Fallen leaves become the material for intricate carvings in the art of Lito. The self-taught Japanese artist picked up this art form in 2020 as a way to help manage his ADHD. He found that the act of transforming delicate fallen leaves into unexpected designs helped hone his concentration.
With patience and steady hands, Lito carves a range of whimsical narratives on a miniature scale. Oftentimes, he will use one half of the leaf to carve animal characters, and the other half as the setting, using the vein of the leave as the “ground.” Amazingly, Lito is able to render faces on his subjects so that viewers can make out their expressions, when the piece is held up to the light.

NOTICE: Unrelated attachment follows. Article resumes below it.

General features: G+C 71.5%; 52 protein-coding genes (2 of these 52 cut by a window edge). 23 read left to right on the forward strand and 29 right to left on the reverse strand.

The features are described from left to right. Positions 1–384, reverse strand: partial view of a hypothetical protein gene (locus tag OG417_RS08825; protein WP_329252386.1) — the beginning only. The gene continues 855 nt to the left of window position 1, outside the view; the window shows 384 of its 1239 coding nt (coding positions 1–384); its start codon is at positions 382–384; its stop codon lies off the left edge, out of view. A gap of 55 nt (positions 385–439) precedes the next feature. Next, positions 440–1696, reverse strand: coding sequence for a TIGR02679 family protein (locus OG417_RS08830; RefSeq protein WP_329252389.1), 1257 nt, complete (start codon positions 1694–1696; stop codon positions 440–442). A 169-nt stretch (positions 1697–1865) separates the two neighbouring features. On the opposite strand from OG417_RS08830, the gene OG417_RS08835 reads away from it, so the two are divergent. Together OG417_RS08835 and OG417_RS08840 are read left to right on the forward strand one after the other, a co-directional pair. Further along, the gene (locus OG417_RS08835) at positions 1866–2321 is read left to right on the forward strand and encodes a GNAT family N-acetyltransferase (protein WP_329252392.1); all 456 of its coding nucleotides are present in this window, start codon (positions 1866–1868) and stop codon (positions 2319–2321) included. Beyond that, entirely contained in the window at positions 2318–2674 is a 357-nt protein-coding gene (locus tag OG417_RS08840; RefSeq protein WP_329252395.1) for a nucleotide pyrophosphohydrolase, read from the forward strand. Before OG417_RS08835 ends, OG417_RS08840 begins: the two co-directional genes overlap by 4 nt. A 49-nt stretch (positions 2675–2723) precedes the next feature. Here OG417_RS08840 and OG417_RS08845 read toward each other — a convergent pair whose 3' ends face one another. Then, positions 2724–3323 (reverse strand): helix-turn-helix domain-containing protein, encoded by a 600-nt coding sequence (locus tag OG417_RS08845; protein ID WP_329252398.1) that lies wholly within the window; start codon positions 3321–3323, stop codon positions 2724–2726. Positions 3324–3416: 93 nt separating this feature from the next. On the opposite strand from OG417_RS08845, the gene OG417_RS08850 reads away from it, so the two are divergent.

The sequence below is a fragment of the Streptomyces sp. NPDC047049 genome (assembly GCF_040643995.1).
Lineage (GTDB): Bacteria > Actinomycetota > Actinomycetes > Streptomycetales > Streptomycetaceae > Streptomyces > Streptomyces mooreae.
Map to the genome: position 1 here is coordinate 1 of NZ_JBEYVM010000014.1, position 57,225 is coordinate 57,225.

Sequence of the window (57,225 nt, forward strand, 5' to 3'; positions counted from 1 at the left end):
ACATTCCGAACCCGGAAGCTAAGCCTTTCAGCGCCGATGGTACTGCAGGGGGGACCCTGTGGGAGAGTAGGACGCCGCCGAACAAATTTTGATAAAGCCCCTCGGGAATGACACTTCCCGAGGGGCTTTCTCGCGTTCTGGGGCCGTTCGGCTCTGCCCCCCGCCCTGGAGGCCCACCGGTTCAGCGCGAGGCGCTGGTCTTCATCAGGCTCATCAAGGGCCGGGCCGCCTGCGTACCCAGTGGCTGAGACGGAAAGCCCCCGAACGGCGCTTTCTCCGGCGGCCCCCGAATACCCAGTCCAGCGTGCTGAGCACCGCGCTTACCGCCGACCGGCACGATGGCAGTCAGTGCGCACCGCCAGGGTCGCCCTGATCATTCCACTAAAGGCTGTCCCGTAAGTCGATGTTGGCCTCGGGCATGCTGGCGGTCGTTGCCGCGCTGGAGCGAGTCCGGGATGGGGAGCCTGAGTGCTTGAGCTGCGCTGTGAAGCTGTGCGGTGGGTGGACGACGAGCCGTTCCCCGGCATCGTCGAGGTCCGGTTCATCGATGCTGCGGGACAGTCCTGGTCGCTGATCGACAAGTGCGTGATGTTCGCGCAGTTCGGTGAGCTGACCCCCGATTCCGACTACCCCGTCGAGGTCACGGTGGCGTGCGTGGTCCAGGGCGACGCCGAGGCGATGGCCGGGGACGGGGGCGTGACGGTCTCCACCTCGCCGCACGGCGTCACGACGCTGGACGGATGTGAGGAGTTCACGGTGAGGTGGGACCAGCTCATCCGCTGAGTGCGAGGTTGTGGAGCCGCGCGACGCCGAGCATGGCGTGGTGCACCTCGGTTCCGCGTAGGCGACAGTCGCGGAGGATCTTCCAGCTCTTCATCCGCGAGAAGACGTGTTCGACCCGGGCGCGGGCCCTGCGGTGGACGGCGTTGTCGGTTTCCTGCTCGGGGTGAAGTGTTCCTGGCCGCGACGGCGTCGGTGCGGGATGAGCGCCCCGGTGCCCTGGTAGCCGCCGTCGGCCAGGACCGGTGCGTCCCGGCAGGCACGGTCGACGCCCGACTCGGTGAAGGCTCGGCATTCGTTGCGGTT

Despite the meticulous level of detail in his work, Lito manages to keep the leaf intact, never breaking the material even when the carvings become a single fine line. Furthermore, he often adds tiny perforations within the compositions, such as pawprints in the “grass” or windows in the “buildings” to add more finesse to the finished piece.
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